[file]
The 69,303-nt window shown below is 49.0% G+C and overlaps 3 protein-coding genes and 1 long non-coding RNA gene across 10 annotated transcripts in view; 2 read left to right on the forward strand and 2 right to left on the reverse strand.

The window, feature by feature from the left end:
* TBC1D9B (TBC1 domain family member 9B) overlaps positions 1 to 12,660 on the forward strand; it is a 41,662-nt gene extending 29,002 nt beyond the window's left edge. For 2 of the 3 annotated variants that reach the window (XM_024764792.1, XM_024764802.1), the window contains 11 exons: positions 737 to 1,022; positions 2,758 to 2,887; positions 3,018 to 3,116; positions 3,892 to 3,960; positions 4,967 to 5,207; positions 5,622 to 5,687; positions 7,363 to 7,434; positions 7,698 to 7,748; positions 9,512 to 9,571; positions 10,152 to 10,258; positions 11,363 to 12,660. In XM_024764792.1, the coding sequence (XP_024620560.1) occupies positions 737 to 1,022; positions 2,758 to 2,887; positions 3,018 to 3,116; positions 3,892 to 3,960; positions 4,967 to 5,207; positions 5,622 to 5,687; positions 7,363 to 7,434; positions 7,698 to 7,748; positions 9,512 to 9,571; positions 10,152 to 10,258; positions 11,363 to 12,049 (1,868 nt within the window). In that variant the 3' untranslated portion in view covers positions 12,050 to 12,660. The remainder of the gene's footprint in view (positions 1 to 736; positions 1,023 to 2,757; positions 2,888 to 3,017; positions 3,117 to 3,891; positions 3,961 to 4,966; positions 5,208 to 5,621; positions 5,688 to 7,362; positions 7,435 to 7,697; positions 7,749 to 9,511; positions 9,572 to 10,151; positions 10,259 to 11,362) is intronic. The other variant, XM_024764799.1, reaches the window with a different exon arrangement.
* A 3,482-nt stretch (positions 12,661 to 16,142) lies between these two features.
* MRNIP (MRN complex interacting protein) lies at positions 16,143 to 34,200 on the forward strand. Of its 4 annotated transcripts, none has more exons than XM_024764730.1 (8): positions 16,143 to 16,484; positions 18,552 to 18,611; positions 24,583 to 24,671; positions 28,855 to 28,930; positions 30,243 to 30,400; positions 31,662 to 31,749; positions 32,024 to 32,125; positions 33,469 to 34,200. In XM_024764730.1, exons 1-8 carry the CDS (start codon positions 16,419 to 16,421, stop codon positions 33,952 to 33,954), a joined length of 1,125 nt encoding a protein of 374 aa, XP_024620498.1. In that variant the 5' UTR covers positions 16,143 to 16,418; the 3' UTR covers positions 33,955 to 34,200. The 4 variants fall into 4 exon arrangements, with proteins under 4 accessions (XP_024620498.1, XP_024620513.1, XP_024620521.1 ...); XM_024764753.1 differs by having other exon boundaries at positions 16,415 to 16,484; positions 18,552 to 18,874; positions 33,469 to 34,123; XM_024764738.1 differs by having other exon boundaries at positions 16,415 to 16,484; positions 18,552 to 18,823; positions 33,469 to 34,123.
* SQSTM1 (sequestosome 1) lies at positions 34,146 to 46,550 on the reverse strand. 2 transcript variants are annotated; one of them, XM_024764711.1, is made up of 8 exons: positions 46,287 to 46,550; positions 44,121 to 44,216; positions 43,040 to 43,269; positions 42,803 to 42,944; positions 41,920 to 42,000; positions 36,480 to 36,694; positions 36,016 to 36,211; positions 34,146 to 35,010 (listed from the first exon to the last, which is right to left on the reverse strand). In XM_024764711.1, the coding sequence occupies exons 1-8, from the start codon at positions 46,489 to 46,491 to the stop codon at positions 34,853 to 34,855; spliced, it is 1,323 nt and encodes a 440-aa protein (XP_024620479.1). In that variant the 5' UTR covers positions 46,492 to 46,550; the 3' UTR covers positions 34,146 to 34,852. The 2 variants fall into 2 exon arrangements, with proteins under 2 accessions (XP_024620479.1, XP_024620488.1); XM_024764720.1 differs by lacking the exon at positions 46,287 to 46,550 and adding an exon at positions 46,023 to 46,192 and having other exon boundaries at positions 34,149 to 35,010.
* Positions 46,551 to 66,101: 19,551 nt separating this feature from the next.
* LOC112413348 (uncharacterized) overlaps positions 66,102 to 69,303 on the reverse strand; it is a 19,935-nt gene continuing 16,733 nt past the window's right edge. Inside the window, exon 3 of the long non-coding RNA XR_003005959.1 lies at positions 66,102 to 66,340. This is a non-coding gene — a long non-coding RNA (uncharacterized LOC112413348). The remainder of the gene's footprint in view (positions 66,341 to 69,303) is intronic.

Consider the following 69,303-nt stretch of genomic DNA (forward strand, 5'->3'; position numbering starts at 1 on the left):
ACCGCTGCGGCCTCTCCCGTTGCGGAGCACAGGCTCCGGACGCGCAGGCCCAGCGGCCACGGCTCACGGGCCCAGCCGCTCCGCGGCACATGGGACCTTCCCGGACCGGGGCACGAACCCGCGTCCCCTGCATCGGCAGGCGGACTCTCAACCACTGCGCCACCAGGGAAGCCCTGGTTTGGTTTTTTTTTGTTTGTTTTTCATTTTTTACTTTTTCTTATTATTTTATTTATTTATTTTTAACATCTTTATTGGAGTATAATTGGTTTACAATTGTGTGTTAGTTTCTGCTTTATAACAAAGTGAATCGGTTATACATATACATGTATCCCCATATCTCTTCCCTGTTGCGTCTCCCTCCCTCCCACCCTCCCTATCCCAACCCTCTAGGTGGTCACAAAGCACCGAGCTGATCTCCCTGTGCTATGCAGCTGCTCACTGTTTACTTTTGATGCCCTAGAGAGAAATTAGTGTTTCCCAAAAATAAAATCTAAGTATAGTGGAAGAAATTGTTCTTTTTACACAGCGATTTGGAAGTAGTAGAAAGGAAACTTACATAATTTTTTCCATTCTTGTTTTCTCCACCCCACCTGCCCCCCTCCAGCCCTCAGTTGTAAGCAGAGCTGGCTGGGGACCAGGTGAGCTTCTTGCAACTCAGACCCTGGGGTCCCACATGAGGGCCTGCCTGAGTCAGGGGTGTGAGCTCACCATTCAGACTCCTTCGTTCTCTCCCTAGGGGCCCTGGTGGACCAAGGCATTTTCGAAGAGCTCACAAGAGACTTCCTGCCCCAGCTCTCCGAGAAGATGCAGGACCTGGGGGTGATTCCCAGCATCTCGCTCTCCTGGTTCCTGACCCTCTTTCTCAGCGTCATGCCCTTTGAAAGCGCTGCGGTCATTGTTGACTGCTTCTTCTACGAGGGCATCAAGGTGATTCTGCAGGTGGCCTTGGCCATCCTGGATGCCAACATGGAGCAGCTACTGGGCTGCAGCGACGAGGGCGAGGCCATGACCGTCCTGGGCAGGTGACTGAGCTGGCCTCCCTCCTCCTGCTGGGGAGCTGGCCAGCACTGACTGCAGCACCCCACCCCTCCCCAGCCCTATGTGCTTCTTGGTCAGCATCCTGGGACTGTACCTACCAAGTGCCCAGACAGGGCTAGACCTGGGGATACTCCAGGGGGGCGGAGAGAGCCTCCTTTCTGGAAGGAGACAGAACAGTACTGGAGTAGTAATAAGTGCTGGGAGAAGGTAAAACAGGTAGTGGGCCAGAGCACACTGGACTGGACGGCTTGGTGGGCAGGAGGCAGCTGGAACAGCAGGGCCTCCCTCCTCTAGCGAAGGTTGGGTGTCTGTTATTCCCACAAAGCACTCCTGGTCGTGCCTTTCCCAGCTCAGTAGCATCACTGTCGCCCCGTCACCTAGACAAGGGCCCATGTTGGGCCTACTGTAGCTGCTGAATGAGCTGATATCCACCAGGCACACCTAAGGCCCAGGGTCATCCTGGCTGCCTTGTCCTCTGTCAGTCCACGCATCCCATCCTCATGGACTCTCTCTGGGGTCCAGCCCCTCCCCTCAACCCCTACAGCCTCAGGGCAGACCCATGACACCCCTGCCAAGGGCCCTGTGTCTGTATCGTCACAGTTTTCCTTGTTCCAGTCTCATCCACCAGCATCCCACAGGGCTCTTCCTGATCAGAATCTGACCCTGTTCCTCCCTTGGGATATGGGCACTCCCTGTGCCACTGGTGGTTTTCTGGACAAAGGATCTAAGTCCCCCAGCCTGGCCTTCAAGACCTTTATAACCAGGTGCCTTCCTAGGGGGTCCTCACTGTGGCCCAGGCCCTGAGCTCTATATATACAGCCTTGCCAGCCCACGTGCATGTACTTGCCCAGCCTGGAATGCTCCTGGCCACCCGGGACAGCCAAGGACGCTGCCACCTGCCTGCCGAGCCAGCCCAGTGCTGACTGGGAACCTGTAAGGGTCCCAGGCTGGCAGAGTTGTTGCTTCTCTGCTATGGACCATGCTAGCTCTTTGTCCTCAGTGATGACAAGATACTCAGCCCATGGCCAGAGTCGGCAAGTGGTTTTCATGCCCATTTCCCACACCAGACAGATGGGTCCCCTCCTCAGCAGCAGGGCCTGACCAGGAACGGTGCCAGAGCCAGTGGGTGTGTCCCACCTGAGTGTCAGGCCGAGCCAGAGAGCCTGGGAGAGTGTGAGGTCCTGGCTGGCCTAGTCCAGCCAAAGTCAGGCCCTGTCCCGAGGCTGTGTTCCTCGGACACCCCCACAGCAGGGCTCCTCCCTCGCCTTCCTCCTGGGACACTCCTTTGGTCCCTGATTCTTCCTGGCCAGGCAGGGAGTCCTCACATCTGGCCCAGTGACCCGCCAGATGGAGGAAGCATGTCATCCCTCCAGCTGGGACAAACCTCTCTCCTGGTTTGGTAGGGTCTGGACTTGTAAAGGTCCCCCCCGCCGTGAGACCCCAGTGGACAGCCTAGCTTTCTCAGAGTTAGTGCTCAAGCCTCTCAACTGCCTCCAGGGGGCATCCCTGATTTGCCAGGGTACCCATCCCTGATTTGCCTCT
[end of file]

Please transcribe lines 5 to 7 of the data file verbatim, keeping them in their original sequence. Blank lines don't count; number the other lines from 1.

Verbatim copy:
* MRNIP (MRN complex interacting protein) lies at positions 16,143 to 34,200 on the forward strand. Of its 4 annotated transcripts, none has more exons than XM_024764730.1 (8): positions 16,143 to 16,484; positions 18,552 to 18,611; positions 24,583 to 24,671; positions 28,855 to 28,930; positions 30,243 to 30,400; positions 31,662 to 31,749; positions 32,024 to 32,125; positions 33,469 to 34,200. In XM_024764730.1, exons 1-8 carry the CDS (start codon positions 16,419 to 16,421, stop codon positions 33,952 to 33,954), a joined length of 1,125 nt encoding a protein of 374 aa, XP_024620498.1. In that variant the 5' UTR covers positions 16,143 to 16,418; the 3' UTR covers positions 33,955 to 34,200. The 4 variants fall into 4 exon arrangements, with proteins under 4 accessions (XP_024620498.1, XP_024620513.1, XP_024620521.1 ...); XM_024764753.1 differs by having other exon boundaries at positions 16,415 to 16,484; positions 18,552 to 18,874; positions 33,469 to 34,123; XM_024764738.1 differs by having other exon boundaries at positions 16,415 to 16,484; positions 18,552 to 18,823; positions 33,469 to 34,123.
* SQSTM1 (sequestosome 1) lies at positions 34,146 to 46,550 on the reverse strand. 2 transcript variants are annotated; one of them, XM_024764711.1, is made up of 8 exons: positions 46,287 to 46,550; positions 44,121 to 44,216; positions 43,040 to 43,269; positions 42,803 to 42,944; positions 41,920 to 42,000; positions 36,480 to 36,694; positions 36,016 to 36,211; positions 34,146 to 35,010 (listed from the first exon to the last, which is right to left on the reverse strand). In XM_024764711.1, the coding sequence occupies exons 1-8, from the start codon at positions 46,489 to 46,491 to the stop codon at positions 34,853 to 34,855; spliced, it is 1,323 nt and encodes a 440-aa protein (XP_024620479.1). In that variant the 5' UTR covers positions 46,492 to 46,550; the 3' UTR covers positions 34,146 to 34,852. The 2 variants fall into 2 exon arrangements, with proteins under 2 accessions (XP_024620479.1, XP_024620488.1); XM_024764720.1 differs by lacking the exon at positions 46,287 to 46,550 and adding an exon at positions 46,023 to 46,192 and having other exon boundaries at positions 34,149 to 35,010.
* Positions 46,551 to 66,101: 19,551 nt separating this feature from the next.